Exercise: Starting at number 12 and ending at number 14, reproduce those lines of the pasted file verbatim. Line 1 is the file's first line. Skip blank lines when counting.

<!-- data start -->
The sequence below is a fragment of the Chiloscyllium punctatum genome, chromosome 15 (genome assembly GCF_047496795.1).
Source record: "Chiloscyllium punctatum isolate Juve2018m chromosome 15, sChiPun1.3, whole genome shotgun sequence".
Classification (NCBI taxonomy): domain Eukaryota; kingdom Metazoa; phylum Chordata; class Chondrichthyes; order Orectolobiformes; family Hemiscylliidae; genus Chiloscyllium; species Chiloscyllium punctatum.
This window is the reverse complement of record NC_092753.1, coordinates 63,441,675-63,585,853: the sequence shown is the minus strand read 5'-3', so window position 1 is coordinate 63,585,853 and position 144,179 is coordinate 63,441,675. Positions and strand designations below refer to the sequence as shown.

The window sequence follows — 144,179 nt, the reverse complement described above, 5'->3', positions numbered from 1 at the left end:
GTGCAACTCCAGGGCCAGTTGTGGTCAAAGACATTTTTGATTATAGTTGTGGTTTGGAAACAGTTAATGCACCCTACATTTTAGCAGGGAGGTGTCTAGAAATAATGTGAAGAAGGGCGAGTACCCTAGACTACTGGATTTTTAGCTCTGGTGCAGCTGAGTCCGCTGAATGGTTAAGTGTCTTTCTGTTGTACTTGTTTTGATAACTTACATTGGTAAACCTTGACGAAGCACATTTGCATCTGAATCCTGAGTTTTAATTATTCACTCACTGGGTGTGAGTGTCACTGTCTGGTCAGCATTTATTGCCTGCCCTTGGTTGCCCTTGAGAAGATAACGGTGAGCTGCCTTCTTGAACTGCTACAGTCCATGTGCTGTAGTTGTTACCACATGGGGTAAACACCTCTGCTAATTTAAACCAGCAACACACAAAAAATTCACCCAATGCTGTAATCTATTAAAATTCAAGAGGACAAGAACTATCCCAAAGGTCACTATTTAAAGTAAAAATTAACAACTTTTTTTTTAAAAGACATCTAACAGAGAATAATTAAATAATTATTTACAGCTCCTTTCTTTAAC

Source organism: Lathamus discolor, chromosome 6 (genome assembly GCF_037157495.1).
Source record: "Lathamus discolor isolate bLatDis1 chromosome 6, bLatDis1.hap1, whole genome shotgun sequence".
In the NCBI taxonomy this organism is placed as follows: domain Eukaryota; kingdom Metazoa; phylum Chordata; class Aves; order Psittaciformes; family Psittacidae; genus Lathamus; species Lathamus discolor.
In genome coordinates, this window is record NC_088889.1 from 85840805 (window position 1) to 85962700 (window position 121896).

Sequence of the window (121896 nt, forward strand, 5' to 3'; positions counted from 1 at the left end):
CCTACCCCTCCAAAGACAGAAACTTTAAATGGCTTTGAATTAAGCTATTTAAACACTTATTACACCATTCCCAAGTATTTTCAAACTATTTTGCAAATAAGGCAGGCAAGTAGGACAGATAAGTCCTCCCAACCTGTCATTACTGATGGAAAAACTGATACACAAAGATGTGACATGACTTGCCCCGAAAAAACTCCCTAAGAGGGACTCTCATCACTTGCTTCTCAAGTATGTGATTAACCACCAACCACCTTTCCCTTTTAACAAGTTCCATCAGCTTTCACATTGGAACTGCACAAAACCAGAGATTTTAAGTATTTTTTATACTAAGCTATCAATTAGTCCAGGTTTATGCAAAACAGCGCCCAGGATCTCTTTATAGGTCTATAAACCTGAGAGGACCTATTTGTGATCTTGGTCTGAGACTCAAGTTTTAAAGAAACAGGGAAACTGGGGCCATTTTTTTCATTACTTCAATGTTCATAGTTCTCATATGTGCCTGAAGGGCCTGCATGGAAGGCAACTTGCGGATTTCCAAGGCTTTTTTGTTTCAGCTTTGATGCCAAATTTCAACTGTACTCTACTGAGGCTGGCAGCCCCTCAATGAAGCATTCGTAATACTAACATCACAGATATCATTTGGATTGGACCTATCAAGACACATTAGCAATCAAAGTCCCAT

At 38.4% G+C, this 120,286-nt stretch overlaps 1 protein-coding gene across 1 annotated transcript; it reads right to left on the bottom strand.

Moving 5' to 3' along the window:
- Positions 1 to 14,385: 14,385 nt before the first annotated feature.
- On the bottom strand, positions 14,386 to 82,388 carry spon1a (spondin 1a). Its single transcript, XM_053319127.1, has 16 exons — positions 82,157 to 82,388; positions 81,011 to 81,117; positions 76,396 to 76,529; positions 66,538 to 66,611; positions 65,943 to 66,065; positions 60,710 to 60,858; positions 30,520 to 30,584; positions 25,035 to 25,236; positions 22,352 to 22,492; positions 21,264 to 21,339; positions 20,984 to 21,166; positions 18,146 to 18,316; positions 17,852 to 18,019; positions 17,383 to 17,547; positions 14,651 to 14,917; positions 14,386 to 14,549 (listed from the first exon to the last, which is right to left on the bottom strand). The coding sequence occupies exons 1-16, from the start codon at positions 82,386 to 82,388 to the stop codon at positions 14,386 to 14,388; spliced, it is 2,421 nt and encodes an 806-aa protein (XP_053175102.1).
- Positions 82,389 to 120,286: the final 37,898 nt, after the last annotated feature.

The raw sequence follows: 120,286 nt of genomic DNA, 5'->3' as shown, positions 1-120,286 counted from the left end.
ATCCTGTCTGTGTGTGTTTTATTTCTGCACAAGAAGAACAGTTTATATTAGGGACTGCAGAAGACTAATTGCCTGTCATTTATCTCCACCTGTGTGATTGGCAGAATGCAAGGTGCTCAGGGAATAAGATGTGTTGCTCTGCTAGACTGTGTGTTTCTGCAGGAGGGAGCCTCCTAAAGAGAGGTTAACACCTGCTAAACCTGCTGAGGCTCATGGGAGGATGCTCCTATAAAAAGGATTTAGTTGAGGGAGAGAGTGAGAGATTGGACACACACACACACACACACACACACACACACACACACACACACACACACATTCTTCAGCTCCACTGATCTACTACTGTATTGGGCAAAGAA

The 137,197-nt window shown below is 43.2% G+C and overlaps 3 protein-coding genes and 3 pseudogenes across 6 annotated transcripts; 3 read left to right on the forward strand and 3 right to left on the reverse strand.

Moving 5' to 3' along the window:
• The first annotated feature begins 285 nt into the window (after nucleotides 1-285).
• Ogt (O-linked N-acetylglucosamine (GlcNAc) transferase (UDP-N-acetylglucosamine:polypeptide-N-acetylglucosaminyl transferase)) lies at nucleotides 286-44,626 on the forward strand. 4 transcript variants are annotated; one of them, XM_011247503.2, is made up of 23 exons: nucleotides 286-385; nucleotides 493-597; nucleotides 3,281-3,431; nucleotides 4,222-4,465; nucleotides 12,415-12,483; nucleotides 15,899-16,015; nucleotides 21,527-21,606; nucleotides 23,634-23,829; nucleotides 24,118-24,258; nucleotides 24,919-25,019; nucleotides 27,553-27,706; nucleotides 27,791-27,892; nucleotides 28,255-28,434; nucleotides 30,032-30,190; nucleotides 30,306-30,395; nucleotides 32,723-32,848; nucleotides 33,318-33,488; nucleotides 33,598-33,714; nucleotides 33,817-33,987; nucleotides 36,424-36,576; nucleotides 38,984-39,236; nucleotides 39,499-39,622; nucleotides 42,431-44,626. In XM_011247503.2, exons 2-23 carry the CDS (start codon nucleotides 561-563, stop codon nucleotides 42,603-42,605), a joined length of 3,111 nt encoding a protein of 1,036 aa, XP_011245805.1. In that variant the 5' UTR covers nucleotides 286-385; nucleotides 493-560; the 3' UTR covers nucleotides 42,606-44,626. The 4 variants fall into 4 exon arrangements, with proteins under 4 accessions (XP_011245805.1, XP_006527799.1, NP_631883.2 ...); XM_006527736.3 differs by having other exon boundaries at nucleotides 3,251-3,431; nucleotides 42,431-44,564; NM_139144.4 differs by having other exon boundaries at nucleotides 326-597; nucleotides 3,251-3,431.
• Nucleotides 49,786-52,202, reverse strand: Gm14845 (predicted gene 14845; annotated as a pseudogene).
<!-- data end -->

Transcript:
CCTACCCCTCCAAAGACAGAAACTTTAAATGGCTTTGAATTAAGCTATTTAAACACTTATTACACCATTCCCAAGTATTTTCAAACTATTTTGCAAATAAGGCAGGCAAGTAGGACAGATAAGTCCTCCCAACCTGTCATTACTGATGGAAAAACTGATACACAAAGATGTGACATGACTTGCCCCGAAAAAACTCCCTAAGAGGGACTCTCATCACTTGCTTCTCAAGTATGTGATTAACCACCAACCACCTTTCCCTTTTAACAAGTTCCATCAGCTTTCACATTGGAACTGCACAAAACCAGAGATTTTAAGTATTTTTTATACTAAGCTATCAATTAGTCCAGGTTTATGCAAAACAGCGCCCAGGATCTCTTTATAGGTCTATAAACCTGAGAGGACCTATTTGTGATCTTGGTCTGAGACTCAAGTTTTAAAGAAACAGGGAAACTGGGGCCATTTTTTTCATTACTTCAATGTTCATAGTTCTCATATGTGCCTGAAGGGCCTGCATGGAAGGCAACTTGCGGATTTCCAAGGCTTTTTTGTTTCAGCTTTGATGCCAAATTTCAACTGTACTCTACTGAGGCTGGCAGCCCCTCAATGAAGCATTCGTAATACTAACATCACAGATATCATTTGGATTGGACCTATCAAGACACATTAGCAATCAAAGTCCCAT

At 38.4% G+C, this 120,286-nt stretch overlaps 1 protein-coding gene across 1 annotated transcript; it reads right to left on the bottom strand.

Moving 5' to 3' along the window: